For folks passing through Kerrytown – whether to Zingerman’s Deli, Kerrytown Market & Shops or the farmers market – it’s easy to overlook the backside of Community High School. But two new banners that now adorn its outer back walls aim to bring attention to the school and add some public art to the Kerrytown district.
Ansted Moss, a Commie High senior, designed the two 24-foot by 12-foot vinyl pieces, which are stretched like a canvas over metal bars facing South Fifth Avenue. They were hung over the course of two days – using a cherry picker lift – just before school started.
Kris Hermanson, who taught art for 30 years at CHS before retiring two years ago, describes them as “elegant, yet edgy and original.”
Hermanson was brought into the project by Peter Ways, the school’s dean, who had the idea of creating banners but was finding that students weren’t enthused about the project. She looked for images of cool banners all over the world, and posted those on a bulletin board for students to see.
“They don’t like anything with symbolism or anything remotely trite,” she says.
Then, the school’s new art teacher, Elena Flores, told Hermanson and Ways about Ansted Moss, and how talented he was as a designer. At the time, Ansted was dual-enrolled at Community and Pioneer High School. When he agreed to do the project he wanted to learn what parts of the building held significance for students. The distinctive arch over the doorways in the front of the school was central to that, he says, and he wanted to bring that “classical, regal sense” to the more modern, metal planes in back.
As an artist, he’s also interested in the concepts of growth and movement, especially as it relates to the dynamics of a school – whether it’s the interactions between students and faculty, or new information being learned or technology used as tools in the classroom. He tried to capture that sense of movement by incorporating a swirl of words into the banners, “a random yet still directed placement.”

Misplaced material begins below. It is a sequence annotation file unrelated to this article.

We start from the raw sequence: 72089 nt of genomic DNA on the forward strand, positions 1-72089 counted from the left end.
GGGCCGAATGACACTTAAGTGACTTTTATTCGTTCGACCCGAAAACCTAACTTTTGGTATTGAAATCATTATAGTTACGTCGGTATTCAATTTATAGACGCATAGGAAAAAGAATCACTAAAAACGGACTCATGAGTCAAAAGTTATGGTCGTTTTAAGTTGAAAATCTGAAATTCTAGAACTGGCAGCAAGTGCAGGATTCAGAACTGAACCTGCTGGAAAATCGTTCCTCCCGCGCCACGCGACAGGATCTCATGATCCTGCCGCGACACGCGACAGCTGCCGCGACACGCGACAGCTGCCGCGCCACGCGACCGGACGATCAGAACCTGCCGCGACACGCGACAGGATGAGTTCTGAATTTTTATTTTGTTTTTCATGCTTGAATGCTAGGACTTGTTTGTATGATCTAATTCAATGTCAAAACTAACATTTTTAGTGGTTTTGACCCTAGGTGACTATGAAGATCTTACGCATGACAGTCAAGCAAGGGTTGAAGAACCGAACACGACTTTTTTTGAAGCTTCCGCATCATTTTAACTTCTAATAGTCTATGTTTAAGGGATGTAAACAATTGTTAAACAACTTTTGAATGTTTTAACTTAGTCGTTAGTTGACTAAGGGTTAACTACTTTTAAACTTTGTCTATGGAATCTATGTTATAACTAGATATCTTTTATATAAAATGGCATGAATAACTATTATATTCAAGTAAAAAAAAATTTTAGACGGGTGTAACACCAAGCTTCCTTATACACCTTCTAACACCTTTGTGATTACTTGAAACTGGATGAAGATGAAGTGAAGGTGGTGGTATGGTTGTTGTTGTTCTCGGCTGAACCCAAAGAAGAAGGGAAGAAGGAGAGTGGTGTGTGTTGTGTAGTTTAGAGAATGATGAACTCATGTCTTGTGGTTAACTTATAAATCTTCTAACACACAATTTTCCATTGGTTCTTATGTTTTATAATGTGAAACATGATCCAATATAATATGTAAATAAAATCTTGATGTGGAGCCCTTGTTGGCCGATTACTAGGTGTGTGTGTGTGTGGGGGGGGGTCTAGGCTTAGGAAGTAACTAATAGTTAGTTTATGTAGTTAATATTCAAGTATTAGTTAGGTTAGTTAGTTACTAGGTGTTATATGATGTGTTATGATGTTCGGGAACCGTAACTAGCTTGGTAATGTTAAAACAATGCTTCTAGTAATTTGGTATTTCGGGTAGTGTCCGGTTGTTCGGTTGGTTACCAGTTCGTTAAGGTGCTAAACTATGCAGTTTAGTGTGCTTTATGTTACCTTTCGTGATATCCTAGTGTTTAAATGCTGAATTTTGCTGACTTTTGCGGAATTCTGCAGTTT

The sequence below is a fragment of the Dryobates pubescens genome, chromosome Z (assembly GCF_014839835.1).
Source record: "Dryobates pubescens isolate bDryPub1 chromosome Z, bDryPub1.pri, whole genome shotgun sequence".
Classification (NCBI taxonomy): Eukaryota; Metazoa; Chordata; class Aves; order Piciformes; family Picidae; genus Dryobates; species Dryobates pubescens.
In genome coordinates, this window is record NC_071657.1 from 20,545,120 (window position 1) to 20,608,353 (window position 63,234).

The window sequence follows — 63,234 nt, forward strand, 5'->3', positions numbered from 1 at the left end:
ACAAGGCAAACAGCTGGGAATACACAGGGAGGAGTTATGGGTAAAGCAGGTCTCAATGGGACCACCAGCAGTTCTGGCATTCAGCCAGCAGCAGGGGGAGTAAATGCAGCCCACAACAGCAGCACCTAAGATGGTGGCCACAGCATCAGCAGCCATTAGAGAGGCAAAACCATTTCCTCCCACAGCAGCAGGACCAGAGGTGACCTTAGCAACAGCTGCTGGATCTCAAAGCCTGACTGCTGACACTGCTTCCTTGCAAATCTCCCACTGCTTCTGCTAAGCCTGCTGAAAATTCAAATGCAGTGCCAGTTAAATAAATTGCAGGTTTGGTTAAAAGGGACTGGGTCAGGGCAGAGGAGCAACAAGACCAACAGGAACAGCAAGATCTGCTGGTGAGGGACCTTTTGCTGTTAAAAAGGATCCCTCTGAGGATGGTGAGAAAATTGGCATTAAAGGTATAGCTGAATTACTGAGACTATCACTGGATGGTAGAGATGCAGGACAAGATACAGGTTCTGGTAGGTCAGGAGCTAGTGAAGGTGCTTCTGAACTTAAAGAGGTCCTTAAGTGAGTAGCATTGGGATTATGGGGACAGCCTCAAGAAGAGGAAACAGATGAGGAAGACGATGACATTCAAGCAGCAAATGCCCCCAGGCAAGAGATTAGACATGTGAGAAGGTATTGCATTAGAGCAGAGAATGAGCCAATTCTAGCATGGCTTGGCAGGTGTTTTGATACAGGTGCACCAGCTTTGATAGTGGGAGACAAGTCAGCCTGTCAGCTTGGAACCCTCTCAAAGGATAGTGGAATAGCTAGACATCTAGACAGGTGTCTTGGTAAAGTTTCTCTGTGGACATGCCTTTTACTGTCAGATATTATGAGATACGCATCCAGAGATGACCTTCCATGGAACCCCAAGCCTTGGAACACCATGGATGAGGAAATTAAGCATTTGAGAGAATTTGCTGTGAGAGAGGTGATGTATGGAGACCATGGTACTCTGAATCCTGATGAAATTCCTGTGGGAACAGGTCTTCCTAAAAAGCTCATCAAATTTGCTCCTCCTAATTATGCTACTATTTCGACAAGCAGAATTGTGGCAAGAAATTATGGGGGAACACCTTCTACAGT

Ansted said he was given almost complete freedom in the project – an independence that’s the school’s trademark. He came up with three designs – all created digitally on his MacBook with a 13-inch monitor, making it a challenge to envision how they’d look at a much larger size. Based on feedback from students, Ansted tweaked his design, then worked with Highlander Graphics in Whitmore Lake to produce the two large pieces.
It’s gratifying to see his work writ large and in public, Ansted says. “It’s very exciting to come outside and see students looking at it and talking about it.”
The project cost $6,000 for both the metal frames and the banners, paid for out of district bond funding approved in 2004, according to Ann Arbor Public Schools spokeswoman Liz Margolis. Because they’re exposed to the elements, the banners will be replaced in a few years with new student artwork.
It’s a bit difficult to see the banners clearly from outside of the school’s fence, which is edged with trees. But you can get a much closer view on Saturday at the HomeGrown Festival, held in Community High’s back field.
As for Ansted, he isn’t sure what he’ll do post-graduation. Artistically, he sees himself as an “architect of growth systems,” a label he feels reflects his focus on exploring ideas rather than execution in a specific medium. You can see more of his work here.